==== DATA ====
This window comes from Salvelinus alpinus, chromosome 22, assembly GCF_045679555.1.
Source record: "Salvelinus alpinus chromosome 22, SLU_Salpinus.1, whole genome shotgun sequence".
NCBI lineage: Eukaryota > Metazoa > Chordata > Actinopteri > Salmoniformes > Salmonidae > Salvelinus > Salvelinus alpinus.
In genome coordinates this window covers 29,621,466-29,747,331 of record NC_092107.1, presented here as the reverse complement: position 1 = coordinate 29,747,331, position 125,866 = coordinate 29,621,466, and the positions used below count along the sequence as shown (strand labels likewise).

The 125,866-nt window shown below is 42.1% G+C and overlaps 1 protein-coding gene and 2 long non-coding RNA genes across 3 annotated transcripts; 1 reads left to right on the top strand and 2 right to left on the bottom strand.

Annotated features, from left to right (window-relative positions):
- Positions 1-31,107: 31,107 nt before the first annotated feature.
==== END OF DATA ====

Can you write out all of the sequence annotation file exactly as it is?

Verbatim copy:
This window comes from Salvelinus alpinus, chromosome 22, assembly GCF_045679555.1.
Source record: "Salvelinus alpinus chromosome 22, SLU_Salpinus.1, whole genome shotgun sequence".
NCBI lineage: Eukaryota > Metazoa > Chordata > Actinopteri > Salmoniformes > Salmonidae > Salvelinus > Salvelinus alpinus.
In genome coordinates this window covers 29,621,466-29,747,331 of record NC_092107.1, presented here as the reverse complement: position 1 = coordinate 29,747,331, position 125,866 = coordinate 29,621,466, and the positions used below count along the sequence as shown (strand labels likewise).

The 125,866-nt window shown below is 42.1% G+C and overlaps 1 protein-coding gene and 2 long non-coding RNA genes across 3 annotated transcripts; 1 reads left to right on the top strand and 2 right to left on the bottom strand.

Annotated features, from left to right (window-relative positions):
- Positions 1-31,107: 31,107 nt before the first annotated feature.